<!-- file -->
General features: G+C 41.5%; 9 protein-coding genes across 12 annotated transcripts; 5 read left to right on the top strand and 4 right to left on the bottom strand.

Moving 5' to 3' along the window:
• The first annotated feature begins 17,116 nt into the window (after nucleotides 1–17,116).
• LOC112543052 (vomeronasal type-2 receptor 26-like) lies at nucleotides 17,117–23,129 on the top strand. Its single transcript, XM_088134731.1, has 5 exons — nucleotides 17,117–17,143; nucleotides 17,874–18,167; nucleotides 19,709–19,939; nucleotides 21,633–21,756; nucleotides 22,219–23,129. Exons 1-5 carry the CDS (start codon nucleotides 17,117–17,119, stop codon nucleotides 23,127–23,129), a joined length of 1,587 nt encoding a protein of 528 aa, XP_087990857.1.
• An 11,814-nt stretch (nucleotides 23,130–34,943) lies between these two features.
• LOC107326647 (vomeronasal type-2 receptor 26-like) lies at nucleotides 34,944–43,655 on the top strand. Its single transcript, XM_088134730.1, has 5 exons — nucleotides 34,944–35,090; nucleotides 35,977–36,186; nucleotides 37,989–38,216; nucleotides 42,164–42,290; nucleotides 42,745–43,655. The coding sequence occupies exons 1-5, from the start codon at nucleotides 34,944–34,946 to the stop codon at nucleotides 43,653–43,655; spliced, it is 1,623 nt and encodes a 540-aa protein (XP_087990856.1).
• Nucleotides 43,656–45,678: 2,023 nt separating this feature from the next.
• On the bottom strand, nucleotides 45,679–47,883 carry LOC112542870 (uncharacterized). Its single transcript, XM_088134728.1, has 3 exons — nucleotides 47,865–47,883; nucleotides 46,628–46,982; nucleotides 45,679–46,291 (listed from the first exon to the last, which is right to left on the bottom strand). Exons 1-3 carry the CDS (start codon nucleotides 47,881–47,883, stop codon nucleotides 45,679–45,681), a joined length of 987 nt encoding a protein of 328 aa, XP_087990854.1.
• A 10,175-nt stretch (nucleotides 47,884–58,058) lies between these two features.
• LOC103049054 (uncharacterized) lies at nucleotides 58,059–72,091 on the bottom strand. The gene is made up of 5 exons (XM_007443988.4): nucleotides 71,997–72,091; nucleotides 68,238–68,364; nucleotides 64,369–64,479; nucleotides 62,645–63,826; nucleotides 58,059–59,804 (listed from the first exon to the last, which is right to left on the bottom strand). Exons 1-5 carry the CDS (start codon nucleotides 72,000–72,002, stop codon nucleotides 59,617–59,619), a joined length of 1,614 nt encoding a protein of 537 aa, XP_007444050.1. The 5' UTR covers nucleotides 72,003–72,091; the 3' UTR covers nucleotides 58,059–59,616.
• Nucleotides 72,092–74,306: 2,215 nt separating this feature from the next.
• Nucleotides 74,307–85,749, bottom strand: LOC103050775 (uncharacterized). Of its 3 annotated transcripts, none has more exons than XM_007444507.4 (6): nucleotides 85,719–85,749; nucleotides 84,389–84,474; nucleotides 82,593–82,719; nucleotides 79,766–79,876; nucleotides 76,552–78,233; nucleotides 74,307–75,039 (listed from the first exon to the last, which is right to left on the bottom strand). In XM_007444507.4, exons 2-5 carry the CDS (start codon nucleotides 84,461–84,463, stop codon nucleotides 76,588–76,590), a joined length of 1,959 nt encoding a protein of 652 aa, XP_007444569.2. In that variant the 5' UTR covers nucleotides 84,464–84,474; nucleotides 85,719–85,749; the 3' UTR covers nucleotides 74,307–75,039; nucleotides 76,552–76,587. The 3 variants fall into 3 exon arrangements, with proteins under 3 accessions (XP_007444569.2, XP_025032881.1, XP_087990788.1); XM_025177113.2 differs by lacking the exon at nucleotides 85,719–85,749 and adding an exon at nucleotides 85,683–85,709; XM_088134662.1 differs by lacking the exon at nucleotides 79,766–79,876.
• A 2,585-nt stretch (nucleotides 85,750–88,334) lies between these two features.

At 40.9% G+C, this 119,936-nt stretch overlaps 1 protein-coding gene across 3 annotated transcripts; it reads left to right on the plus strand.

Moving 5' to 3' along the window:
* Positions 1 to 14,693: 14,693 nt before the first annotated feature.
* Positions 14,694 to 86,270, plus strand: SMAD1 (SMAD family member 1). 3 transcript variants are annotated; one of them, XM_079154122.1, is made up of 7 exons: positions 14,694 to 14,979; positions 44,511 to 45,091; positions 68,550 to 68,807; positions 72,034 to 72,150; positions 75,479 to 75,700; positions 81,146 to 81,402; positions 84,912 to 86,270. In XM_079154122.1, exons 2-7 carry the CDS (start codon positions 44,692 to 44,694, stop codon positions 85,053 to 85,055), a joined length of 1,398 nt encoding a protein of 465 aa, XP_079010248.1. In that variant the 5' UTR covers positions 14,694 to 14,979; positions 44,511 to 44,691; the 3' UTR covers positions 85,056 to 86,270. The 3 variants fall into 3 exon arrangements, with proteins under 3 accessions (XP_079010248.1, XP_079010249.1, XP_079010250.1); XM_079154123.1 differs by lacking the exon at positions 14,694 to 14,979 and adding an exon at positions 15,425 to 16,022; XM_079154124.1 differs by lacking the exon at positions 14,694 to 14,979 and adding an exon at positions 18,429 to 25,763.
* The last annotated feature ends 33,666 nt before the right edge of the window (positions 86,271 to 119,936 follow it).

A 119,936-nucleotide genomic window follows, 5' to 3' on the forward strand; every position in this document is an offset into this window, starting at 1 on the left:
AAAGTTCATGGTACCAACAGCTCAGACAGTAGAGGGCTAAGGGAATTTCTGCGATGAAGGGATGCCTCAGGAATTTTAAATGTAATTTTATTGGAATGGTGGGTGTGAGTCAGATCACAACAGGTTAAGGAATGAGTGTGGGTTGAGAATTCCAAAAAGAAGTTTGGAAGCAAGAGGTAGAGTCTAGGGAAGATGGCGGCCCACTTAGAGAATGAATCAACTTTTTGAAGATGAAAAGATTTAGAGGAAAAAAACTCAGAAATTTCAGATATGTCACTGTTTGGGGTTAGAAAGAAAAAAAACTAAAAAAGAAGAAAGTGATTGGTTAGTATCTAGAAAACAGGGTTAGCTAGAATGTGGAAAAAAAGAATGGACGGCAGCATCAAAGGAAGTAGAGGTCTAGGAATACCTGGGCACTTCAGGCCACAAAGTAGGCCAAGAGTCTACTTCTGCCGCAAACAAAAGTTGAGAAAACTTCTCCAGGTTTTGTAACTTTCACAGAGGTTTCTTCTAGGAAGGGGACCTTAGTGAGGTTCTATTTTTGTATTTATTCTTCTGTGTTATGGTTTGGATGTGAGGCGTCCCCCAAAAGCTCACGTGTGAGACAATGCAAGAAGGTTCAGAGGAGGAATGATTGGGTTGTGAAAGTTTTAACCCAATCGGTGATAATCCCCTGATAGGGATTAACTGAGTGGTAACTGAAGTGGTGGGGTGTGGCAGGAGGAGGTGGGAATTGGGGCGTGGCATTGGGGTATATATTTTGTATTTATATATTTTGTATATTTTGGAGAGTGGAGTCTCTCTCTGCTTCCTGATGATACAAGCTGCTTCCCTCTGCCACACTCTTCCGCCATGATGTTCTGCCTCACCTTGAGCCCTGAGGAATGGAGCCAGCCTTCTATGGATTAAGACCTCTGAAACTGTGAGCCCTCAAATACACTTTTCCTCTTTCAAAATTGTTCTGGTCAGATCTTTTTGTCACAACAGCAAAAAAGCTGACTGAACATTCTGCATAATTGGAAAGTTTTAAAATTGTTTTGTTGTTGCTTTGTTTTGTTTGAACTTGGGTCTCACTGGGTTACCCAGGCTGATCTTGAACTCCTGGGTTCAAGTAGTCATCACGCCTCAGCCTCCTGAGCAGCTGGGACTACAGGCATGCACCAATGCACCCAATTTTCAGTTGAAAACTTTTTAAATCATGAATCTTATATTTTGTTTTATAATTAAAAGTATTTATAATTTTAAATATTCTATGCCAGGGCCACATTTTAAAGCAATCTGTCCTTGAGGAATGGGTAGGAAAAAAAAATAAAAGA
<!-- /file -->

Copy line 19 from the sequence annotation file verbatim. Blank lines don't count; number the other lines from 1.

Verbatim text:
A 119,936-nucleotide genomic window follows, 5' to 3' on the forward strand; every position in this document is an offset into this window, starting at 1 on the left: